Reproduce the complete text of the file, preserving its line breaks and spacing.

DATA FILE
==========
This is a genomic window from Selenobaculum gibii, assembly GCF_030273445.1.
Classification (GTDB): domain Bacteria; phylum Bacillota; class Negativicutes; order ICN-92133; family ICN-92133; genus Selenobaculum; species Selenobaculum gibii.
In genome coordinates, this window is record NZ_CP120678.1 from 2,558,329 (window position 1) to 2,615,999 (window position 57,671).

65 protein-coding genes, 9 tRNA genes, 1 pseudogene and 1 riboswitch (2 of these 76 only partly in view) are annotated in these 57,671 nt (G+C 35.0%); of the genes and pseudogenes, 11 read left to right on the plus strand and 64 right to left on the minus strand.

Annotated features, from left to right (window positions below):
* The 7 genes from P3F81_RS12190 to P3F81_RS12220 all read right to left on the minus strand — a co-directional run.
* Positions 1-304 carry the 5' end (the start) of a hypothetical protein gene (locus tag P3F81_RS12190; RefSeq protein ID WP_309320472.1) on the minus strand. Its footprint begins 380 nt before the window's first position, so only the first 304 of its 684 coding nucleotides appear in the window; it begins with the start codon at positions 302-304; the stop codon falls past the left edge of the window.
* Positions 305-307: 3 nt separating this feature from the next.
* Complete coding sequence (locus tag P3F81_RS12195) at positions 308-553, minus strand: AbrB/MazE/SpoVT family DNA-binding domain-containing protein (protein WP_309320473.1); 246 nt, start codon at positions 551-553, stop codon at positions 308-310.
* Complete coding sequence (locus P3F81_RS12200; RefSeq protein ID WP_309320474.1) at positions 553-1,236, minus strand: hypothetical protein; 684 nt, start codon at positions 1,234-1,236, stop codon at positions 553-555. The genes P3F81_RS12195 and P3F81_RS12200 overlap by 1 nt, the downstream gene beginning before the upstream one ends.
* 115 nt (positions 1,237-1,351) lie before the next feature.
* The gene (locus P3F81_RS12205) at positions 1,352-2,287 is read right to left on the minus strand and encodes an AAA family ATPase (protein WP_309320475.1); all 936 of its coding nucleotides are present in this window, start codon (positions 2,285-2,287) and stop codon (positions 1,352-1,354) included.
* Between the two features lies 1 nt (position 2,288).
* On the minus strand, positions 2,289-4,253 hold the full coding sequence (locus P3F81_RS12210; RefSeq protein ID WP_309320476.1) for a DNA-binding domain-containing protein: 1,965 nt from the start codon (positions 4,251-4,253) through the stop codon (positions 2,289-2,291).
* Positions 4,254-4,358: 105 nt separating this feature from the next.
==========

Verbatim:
This is a genomic window from Selenobaculum gibii, assembly GCF_030273445.1.
Classification (GTDB): domain Bacteria; phylum Bacillota; class Negativicutes; order ICN-92133; family ICN-92133; genus Selenobaculum; species Selenobaculum gibii.
In genome coordinates, this window is record NZ_CP120678.1 from 2,558,329 (window position 1) to 2,615,999 (window position 57,671).

65 protein-coding genes, 9 tRNA genes, 1 pseudogene and 1 riboswitch (2 of these 76 only partly in view) are annotated in these 57,671 nt (G+C 35.0%); of the genes and pseudogenes, 11 read left to right on the plus strand and 64 right to left on the minus strand.

Annotated features, from left to right (window positions below):
* The 7 genes from P3F81_RS12190 to P3F81_RS12220 all read right to left on the minus strand — a co-directional run.
* Positions 1-304 carry the 5' end (the start) of a hypothetical protein gene (locus tag P3F81_RS12190; RefSeq protein ID WP_309320472.1) on the minus strand. Its footprint begins 380 nt before the window's first position, so only the first 304 of its 684 coding nucleotides appear in the window; it begins with the start codon at positions 302-304; the stop codon falls past the left edge of the window.
* Positions 305-307: 3 nt separating this feature from the next.
* Complete coding sequence (locus tag P3F81_RS12195) at positions 308-553, minus strand: AbrB/MazE/SpoVT family DNA-binding domain-containing protein (protein WP_309320473.1); 246 nt, start codon at positions 551-553, stop codon at positions 308-310.
* Complete coding sequence (locus P3F81_RS12200; RefSeq protein ID WP_309320474.1) at positions 553-1,236, minus strand: hypothetical protein; 684 nt, start codon at positions 1,234-1,236, stop codon at positions 553-555. The genes P3F81_RS12195 and P3F81_RS12200 overlap by 1 nt, the downstream gene beginning before the upstream one ends.
* 115 nt (positions 1,237-1,351) lie before the next feature.
* The gene (locus P3F81_RS12205) at positions 1,352-2,287 is read right to left on the minus strand and encodes an AAA family ATPase (protein WP_309320475.1); all 936 of its coding nucleotides are present in this window, start codon (positions 2,285-2,287) and stop codon (positions 1,352-1,354) included.
* Between the two features lies 1 nt (position 2,288).
* On the minus strand, positions 2,289-4,253 hold the full coding sequence (locus P3F81_RS12210; RefSeq protein ID WP_309320476.1) for a DNA-binding domain-containing protein: 1,965 nt from the start codon (positions 4,251-4,253) through the stop codon (positions 2,289-2,291).
* Positions 4,254-4,358: 105 nt separating this feature from the next.